What is Medical Marijuana?
Medical marijuana is the consumable marijuana product developed from a strain (or variety of strains) of the cannabis plant (sativa, indica, or hybrid) which is bred and extracted for desired levels of THC, CBD and Terpenes which best address the symptoms of specific medical conditions. (Learn about cannabis terminology here.)
Research scientists, under watchful FDA and DEA authority, are beginning to do research on human subjects (double blind studies where there is a control group and a treatment group with the same medical condition, and where neither the researcher nor the participant knows whether the participant is receiving active substance or a placebo) to prove if an active cannabis substance has an effect on the treatment group that is significantly different from controls.
The FDA has approved three synthetic medicines mimicking the cannabinoid dronabinol, for use in anorectics and AIDS patients for dietary stimulation, and in chemotherapy patients for nausea. They go under the brand names: Marinol, Syndros, and Cesamet. Additionally, as of June 25, 2018, after numerous double blind clinical trials, the FDA approved the first drug made directly from the cannabis plant called Epidiolex by GW Pharma. The product is approved for rare and severe conditions of epilepsy.
Animal studies are also being conducted on uses for cannabis. One example published by the American Association for Cancer Research by KA Scott, et al in London has shown that in cases of aggressive brain cancer, tumor size reduction in mice is greater in cells that are pre-treated with both THC and CBD prior to radiation. Of course, human trials will come much later with various phases of clinical study.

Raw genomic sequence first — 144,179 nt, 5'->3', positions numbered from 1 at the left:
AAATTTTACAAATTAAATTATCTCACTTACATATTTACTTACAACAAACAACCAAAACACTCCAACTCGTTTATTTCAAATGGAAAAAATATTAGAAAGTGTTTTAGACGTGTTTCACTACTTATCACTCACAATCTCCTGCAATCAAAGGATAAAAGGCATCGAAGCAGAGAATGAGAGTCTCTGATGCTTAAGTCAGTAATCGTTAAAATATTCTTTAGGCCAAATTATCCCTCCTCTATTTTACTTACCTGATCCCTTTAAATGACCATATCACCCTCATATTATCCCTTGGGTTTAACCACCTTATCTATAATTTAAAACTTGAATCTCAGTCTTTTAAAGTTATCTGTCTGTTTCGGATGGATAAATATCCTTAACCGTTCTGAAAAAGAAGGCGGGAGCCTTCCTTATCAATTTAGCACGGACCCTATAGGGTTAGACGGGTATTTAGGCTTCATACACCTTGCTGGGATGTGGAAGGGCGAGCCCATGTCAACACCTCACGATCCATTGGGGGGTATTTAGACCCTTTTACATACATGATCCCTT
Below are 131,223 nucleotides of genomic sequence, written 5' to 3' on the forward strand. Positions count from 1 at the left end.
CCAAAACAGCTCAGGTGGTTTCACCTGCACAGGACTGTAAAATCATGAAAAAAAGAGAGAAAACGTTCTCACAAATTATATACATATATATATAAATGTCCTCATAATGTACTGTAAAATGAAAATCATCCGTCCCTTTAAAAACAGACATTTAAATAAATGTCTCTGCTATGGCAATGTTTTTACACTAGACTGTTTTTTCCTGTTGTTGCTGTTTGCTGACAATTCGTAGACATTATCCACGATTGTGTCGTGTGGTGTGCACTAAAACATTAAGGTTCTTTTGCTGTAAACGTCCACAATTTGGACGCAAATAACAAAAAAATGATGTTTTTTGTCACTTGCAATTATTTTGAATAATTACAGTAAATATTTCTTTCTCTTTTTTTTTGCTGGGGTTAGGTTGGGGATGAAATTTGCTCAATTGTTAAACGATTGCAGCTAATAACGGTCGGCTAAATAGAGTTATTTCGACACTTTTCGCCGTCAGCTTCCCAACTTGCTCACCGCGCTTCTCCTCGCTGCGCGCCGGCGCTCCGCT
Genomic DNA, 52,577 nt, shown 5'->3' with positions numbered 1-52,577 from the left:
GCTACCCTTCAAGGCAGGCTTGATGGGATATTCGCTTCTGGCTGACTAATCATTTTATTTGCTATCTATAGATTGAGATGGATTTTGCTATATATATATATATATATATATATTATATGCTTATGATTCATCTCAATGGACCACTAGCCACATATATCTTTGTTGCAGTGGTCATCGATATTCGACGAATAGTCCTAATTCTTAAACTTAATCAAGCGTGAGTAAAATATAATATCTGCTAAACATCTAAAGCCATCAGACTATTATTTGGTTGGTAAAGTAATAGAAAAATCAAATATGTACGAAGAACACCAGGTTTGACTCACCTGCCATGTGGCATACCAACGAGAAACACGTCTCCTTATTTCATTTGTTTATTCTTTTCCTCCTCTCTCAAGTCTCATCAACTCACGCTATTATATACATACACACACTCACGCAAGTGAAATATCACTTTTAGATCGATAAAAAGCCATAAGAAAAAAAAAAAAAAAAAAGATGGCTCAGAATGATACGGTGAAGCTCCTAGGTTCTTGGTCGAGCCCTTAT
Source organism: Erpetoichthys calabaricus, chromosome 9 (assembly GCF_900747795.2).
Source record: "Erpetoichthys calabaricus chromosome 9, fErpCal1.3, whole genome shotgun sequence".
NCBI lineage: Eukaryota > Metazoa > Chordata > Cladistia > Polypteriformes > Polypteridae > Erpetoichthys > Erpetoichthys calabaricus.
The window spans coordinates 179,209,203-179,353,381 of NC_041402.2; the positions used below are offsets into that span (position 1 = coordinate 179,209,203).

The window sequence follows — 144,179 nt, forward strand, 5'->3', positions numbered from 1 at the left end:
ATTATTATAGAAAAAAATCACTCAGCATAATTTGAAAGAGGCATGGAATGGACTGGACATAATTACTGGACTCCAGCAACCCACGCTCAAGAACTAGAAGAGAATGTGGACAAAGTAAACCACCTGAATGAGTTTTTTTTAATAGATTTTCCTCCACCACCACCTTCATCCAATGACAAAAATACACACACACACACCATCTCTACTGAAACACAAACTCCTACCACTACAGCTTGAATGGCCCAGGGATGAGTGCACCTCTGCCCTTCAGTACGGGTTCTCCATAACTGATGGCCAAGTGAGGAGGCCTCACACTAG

Cannatrials’ Mission and Vision is to create partnerships at the State level where cannabis already is legal, with medical marijuana products formulated by producers and growers, and distributed by dispensaries.
CannaTrials will bring together marijuana doctors and patients with ailments to perform comparative clinical trials which determine whether specific products effectively improve medical conditions so that product labeling is accurate, has medical science behind it, which increases consumer trust and reliance on products, and increases the reputation of both producers and dispensaries participating in studies.
This path will quicken the acceptance and use of medical marijuana for clinical purposes by patients, physicians, processors and growers, dispensaries and state governments.